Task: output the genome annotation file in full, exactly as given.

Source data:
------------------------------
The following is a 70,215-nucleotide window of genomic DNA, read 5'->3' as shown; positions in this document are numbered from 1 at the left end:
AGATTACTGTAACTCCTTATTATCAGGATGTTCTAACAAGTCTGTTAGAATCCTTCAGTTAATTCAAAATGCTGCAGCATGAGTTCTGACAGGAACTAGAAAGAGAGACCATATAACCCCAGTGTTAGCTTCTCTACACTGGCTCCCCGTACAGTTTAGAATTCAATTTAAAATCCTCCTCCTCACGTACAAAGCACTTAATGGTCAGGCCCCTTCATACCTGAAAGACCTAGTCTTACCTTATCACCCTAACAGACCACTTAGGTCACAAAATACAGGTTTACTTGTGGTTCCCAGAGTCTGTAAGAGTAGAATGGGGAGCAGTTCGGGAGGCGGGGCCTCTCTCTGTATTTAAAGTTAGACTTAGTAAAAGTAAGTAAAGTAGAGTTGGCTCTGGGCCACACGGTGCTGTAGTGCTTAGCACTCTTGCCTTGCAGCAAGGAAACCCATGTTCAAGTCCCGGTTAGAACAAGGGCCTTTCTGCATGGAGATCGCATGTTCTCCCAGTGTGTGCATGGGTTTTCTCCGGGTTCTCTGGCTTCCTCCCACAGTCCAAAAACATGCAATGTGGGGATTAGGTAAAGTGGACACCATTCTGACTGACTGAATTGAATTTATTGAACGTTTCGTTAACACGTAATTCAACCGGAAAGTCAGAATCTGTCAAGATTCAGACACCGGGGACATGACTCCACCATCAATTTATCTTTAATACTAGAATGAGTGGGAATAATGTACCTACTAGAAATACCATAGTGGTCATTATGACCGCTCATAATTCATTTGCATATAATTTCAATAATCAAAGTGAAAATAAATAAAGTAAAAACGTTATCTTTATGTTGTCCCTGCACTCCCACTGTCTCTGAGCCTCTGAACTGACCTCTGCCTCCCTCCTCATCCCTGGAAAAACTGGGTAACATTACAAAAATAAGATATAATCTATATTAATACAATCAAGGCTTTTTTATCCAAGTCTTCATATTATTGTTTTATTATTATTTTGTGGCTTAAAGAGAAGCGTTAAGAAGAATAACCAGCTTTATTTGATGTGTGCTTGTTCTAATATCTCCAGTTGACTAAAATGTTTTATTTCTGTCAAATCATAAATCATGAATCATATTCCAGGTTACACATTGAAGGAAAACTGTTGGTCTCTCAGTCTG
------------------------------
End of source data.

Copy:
The following is a 70,215-nucleotide window of genomic DNA, read 5'->3' as shown; positions in this document are numbered from 1 at the left end:
AGATTACTGTAACTCCTTATTATCAGGATGTTCTAACAAGTCTGTTAGAATCCTTCAGTTAATTCAAAATGCTGCAGCATGAGTTCTGACAGGAACTAGAAAGAGAGACCATATAACCCCAGTGTTAGCTTCTCTACACTGGCTCCCCGTACAGTTTAGAATTCAATTTAAAATCCTCCTCCTCACGTACAAAGCACTTAATGGTCAGGCCCCTTCATACCTGAAAGACCTAGTCTTACCTTATCACCCTAACAGACCACTTAGGTCACAAAATACAGGTTTACTTGTGGTTCCCAGAGTCTGTAAGAGTAGAATGGGGAGCAGTTCGGGAGGCGGGGCCTCTCTCTGTATTTAAAGTTAGACTTAGTAAAAGTAAGTAAAGTAGAGTTGGCTCTGGGCCACACGGTGCTGTAGTGCTTAGCACTCTTGCCTTGCAGCAAGGAAACCCATGTTCAAGTCCCGGTTAGAACAAGGGCCTTTCTGCATGGAGATCGCATGTTCTCCCAGTGTGTGCATGGGTTTTCTCCGGGTTCTCTGGCTTCCTCCCACAGTCCAAAAACATGCAATGTGGGGATTAGGTAAAGTGGACACCATTCTGACTGACTGAATTGAATTTATTGAACGTTTCGTTAACACGTAATTCAACCGGAAAGTCAGAATCTGTCAAGATTCAGACACCGGGGACATGACTCCACCATCAATTTATCTTTAATACTAGAATGAGTGGGAATAATGTACCTACTAGAAATACCATAGTGGTCATTATGACCGCTCATAATTCATTTGCATATAATTTCAATAATCAAAGTGAAAATAAATAAAGTAAAAACGTTATCTTTATGTTGTCCCTGCACTCCCACTGTCTCTGAGCCTCTGAACTGACCTCTGCCTCCCTCCTCATCCCTGGAAAAACTGGGTAACATTACAAAAATAAGATATAATCTATATTAATACAATCAAGGCTTTTTTATCCAAGTCTTCATATTATTGTTTTATTATTATTTTGTGGCTTAAAGAGAAGCGTTAAGAAGAATAACCAGCTTTATTTGATGTGTGCTTGTTCTAATATCTCCAGTTGACTAAAATGTTTTATTTCTGTCAAATCATAAATCATGAATCATATTCCAGGTTACACATTGAAGGAAAACTGTTGGTCTCTCAGTCTG